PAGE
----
Donning the habits of a latter-day Margaret Thatcher, Macron has used the first year of his presidency to take an axe to the remnants of the French welfare state. An overhaul of the labor code by executive order, short-circuiting parliamentary debate, kicked off the New Era last September. The creative and entrepreneurial classes received handsome checks in the form of a flat-tax on capital gains and cuts to estate and wealth taxes. Pursuant to EU regulations designed to create a continent-wide competitive market in rail transportation, employees of France’s national rail company, the SNCF, have seen their contracts redrawn and weakened, creating a scheme in which future hires will no longer benefit from the protections of functionary status but will be free-agents at the whim of management.
What is taking shape is not a society of “opportunity,” a France where every child might aspire to be a billionaire—a vision Macron has touted—but a society of castes and orders, fashioned to the needs of French businesses. Witness the controversial educational reform law passed this spring. Instituting selective admission in public French universities, the law likewise redraws the curriculum in public high-schools, requiring students to select their high school course-load in preparation for their eventual university admission and future career path, thereby excluding students in vocational and technical high schools from university education. Fashioned with the interests of the French business lobbies in mind, technical high schools are set to become workshops tailored to the needs of capital. The France of Tomorrow is a society where a child will know from the age of thirteen or fourteen the place he or she will occupy as an adult.
Macronism is little more than seizure of the public interest by the French business elite.
The embrace of full-fledged Thatcherism can perhaps be chalked up to the need to conform to the race-to-the-bottom dictates of the global market. But what of the cultural aspects of the Terra Nova’s professional class coalition, the unapologetic embrace of cultural globalization amidst a climate of resurgent nationalism? Here again, Actually Existing Macronism is a retreat and an accommodation with the anti-immigrant sentiment his political coalition was intended to counter.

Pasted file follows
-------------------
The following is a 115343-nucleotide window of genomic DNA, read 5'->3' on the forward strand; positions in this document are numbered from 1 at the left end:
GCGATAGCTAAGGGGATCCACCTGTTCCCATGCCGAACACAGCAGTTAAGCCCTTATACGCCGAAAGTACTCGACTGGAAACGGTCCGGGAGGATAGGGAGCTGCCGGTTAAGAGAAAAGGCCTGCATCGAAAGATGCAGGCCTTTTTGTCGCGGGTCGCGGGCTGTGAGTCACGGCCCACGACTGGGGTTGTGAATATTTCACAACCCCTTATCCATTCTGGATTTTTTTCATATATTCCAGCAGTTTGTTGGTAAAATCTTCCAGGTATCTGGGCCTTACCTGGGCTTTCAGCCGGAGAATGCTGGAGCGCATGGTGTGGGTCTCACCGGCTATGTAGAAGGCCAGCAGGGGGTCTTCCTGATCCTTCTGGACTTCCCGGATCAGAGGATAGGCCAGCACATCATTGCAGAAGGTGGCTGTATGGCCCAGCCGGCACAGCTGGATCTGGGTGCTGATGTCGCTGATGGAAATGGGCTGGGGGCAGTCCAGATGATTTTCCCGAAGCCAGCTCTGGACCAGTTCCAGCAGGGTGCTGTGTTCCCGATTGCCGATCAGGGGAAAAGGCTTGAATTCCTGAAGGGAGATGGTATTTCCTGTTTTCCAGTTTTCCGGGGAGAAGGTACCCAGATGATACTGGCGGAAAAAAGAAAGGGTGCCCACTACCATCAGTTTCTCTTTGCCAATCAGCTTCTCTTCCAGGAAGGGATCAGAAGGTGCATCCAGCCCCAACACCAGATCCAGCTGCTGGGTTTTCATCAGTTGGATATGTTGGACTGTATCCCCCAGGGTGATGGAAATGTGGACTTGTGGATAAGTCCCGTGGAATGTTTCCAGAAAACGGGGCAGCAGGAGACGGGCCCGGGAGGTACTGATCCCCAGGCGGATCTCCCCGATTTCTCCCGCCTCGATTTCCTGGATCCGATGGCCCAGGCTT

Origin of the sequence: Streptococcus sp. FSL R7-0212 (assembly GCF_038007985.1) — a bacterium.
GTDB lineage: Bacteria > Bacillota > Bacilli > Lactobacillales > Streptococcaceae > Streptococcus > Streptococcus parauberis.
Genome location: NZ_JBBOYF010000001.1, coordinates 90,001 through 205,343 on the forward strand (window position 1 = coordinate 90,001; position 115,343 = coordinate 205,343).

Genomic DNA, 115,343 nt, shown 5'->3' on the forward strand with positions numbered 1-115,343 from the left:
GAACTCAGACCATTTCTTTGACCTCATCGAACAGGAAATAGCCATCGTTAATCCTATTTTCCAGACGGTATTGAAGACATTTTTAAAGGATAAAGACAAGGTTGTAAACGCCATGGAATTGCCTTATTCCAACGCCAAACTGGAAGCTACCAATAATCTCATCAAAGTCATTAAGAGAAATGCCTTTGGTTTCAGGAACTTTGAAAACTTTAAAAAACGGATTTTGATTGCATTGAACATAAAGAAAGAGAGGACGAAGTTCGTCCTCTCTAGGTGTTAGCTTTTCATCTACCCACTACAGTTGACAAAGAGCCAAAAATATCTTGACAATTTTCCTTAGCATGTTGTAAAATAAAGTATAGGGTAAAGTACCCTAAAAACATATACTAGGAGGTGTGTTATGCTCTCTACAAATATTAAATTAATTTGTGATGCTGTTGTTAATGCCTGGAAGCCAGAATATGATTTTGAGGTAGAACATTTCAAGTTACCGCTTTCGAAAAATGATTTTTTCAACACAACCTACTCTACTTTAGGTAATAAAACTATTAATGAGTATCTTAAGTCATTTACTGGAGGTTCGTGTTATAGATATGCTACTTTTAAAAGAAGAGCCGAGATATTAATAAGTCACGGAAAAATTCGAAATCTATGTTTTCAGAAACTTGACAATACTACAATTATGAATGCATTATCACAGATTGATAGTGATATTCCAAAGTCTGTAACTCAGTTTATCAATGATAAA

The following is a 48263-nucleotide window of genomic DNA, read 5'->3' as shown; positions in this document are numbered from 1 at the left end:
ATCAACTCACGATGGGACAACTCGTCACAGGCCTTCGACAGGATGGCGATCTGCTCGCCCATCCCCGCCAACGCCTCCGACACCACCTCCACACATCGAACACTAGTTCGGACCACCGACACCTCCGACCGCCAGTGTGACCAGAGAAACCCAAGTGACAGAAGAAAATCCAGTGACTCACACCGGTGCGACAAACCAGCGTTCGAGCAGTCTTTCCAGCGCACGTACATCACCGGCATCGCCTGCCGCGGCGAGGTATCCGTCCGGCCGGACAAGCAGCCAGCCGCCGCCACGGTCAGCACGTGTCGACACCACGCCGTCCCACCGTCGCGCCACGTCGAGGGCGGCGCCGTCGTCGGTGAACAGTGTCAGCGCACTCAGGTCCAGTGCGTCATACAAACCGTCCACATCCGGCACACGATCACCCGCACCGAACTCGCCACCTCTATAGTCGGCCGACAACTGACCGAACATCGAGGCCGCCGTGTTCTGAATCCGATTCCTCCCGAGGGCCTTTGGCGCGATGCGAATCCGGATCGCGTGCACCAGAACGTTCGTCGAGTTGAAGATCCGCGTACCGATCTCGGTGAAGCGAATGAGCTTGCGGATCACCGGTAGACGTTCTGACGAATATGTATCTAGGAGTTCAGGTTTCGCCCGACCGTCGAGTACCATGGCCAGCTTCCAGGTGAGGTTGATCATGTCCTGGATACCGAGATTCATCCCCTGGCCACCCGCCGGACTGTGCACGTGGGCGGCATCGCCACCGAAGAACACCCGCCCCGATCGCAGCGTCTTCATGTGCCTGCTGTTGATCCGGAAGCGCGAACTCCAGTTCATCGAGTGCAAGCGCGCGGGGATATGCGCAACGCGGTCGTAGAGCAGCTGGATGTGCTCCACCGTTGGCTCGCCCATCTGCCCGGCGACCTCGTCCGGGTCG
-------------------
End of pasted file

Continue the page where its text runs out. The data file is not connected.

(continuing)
“Certain regions are facing collapse because they are submerged by asylum seekers . . . if we don’t respond, there will be hundreds of thousands of people that we’ll be forced to let in each year in France.” Such sensationalist language is usually standard fare in Marine Le Pen’s tirades against African and Middle Eastern migrants. But the speaker in this case is Emmanuel Macron’s strong-arm Interior Minister, Gérard Collomb, the architect of the Immigration-Asylum law now in its final stages of revision.
Widely criticized by human rights and refugee solidarity organizations, the law erects a tangle of bureaucratic hurdles between migrants and potential asylum in France. For example, new arrivals in France will have to navigate the asylum application process in ninety days, down from the previous one-hundred-twenty days, and will also suffer from a reduced period of fifteen days to deliver an appeal. Likewise, migrants entering France illegally will face harsher retention measures by the French police. As Collomb makes a trademark of clearing out refugee camps wherever they may appear or re-appear, be it in Paris or Calais, the strategy is to make the process of seeking asylum so arduous as to avert it from the start. Asylum and residence in France may still be a possibility and a formal right to the supposedly well-deserving. But Macron—“at the same time” is the catchphrase of this president—has perfected the art of feigning a liberal face all while creating the mechanisms to reduce the flow of migrants to a minimum.